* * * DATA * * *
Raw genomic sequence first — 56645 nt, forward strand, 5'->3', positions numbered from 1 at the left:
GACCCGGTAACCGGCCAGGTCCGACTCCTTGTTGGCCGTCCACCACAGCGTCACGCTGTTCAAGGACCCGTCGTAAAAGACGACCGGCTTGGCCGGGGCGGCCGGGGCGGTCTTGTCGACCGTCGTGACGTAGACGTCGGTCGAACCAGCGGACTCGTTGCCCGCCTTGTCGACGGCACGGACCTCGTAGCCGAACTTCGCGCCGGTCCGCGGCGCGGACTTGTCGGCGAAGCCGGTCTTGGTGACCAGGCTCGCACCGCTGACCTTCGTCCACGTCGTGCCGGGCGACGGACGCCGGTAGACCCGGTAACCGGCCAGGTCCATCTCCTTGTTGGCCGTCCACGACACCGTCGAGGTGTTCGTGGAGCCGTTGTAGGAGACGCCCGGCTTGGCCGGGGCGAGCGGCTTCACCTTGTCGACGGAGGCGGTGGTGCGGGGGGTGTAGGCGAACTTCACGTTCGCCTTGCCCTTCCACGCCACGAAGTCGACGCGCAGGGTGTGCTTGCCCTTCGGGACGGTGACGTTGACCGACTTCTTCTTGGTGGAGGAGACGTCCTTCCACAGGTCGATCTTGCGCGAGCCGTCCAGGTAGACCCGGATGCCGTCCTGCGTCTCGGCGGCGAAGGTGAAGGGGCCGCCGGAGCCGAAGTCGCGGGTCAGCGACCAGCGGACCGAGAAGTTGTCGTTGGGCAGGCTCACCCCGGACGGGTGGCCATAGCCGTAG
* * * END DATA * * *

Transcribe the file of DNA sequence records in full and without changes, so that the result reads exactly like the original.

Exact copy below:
Raw genomic sequence first — 56645 nt, forward strand, 5'->3', positions numbered from 1 at the left:
GACCCGGTAACCGGCCAGGTCCGACTCCTTGTTGGCCGTCCACCACAGCGTCACGCTGTTCAAGGACCCGTCGTAAAAGACGACCGGCTTGGCCGGGGCGGCCGGGGCGGTCTTGTCGACCGTCGTGACGTAGACGTCGGTCGAACCAGCGGACTCGTTGCCCGCCTTGTCGACGGCACGGACCTCGTAGCCGAACTTCGCGCCGGTCCGCGGCGCGGACTTGTCGGCGAAGCCGGTCTTGGTGACCAGGCTCGCACCGCTGACCTTCGTCCACGTCGTGCCGGGCGACGGACGCCGGTAGACCCGGTAACCGGCCAGGTCCATCTCCTTGTTGGCCGTCCACGACACCGTCGAGGTGTTCGTGGAGCCGTTGTAGGAGACGCCCGGCTTGGCCGGGGCGAGCGGCTTCACCTTGTCGACGGAGGCGGTGGTGCGGGGGGTGTAGGCGAACTTCACGTTCGCCTTGCCCTTCCACGCCACGAAGTCGACGCGCAGGGTGTGCTTGCCCTTCGGGACGGTGACGTTGACCGACTTCTTCTTGGTGGAGGAGACGTCCTTCCACAGGTCGATCTTGCGCGAGCCGTCCAGGTAGACCCGGATGCCGTCCTGCGTCTCGGCGGCGAAGGTGAAGGGGCCGCCGGAGCCGAAGTCGCGGGTCAGCGACCAGCGGACCGAGAAGTTGTCGTTGGGCAGGCTCACCCCGGACGGGTGGCCATAGCCGTAG